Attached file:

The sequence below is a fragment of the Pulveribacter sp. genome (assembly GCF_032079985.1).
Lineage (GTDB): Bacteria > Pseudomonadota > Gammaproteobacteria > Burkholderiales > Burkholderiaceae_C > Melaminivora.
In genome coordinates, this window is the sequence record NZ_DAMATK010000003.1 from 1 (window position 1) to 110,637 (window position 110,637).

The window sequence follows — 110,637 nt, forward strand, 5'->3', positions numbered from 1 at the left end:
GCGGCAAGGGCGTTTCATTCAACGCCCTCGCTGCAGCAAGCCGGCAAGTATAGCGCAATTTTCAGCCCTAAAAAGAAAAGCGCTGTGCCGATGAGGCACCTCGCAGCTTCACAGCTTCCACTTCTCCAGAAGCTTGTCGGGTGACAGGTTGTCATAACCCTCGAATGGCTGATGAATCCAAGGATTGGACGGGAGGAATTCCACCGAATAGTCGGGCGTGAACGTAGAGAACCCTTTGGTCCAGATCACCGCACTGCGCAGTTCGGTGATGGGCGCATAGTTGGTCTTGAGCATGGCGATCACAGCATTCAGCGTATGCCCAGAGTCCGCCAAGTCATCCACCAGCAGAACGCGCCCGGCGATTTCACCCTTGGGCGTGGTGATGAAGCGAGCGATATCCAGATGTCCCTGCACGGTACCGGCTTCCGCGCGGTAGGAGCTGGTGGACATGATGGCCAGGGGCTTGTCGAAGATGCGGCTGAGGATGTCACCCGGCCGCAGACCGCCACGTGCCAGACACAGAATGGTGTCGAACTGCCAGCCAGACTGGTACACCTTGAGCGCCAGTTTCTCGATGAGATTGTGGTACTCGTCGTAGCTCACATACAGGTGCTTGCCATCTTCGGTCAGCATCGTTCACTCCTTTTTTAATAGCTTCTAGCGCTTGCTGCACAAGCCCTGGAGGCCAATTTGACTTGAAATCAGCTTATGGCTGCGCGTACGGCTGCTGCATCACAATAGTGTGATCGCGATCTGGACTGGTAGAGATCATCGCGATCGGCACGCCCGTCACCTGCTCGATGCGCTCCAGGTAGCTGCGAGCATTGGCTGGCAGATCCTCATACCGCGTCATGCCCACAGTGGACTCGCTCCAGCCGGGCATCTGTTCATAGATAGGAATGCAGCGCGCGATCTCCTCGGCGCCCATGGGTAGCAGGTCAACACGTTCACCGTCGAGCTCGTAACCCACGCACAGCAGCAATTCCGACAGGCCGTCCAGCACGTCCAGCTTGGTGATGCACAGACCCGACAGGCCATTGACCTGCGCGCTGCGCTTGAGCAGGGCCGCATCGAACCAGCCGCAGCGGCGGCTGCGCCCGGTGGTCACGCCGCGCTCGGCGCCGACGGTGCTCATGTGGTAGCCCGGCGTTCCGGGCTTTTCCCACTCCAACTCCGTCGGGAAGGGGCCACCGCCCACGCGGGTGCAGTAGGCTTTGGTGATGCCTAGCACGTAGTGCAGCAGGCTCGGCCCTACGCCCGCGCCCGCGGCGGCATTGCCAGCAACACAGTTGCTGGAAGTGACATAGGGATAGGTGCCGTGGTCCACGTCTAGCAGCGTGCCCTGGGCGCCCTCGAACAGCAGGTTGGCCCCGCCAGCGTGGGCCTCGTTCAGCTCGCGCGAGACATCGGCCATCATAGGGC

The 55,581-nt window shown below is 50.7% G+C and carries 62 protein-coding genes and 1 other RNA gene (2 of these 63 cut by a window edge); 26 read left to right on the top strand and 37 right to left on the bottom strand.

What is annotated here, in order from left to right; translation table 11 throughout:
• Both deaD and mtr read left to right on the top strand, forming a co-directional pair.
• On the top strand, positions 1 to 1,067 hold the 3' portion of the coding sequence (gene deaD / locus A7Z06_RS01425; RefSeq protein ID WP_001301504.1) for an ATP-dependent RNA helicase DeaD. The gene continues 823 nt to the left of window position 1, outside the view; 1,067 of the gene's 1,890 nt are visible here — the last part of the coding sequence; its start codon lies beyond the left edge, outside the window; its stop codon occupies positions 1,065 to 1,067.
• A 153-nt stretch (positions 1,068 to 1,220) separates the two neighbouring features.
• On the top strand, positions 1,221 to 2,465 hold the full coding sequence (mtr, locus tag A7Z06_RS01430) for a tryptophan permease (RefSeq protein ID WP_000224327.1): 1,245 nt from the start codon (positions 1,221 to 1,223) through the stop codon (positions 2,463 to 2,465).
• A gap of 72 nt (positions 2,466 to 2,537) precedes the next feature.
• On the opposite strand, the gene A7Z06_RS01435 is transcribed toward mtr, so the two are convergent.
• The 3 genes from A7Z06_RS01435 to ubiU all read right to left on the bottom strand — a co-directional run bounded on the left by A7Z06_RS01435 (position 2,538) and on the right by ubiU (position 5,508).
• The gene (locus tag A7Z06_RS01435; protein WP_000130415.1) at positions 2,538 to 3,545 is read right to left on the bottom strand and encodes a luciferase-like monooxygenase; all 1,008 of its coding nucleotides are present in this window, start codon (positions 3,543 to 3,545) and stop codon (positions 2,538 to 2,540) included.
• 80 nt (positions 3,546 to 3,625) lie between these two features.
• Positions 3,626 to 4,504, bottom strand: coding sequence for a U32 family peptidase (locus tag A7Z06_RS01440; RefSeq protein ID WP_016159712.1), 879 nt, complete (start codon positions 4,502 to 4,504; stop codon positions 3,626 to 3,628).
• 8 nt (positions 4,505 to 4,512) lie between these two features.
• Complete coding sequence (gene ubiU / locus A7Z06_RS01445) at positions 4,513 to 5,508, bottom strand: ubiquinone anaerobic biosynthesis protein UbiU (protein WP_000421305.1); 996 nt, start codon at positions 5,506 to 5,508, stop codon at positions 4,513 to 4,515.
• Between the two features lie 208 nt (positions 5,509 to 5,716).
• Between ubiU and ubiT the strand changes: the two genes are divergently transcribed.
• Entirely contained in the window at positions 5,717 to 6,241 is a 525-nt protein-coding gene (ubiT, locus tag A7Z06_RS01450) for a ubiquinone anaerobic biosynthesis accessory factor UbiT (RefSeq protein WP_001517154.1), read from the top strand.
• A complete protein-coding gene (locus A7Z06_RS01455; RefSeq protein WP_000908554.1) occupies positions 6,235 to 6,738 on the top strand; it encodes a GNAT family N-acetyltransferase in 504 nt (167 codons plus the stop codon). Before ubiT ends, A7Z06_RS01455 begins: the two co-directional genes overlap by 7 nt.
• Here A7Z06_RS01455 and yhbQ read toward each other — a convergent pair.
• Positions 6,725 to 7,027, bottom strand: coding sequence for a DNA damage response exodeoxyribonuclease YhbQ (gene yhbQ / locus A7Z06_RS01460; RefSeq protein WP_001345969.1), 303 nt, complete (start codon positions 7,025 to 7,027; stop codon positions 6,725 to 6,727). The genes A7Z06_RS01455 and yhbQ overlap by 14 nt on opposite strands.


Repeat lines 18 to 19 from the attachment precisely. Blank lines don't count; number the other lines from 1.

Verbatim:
• 8 nt (positions 4,505 to 4,512) lie between these two features.
• Complete coding sequence (gene ubiU / locus A7Z06_RS01445) at positions 4,513 to 5,508, bottom strand: ubiquinone anaerobic biosynthesis protein UbiU (protein WP_000421305.1); 996 nt, start codon at positions 5,506 to 5,508, stop codon at positions 4,513 to 4,515.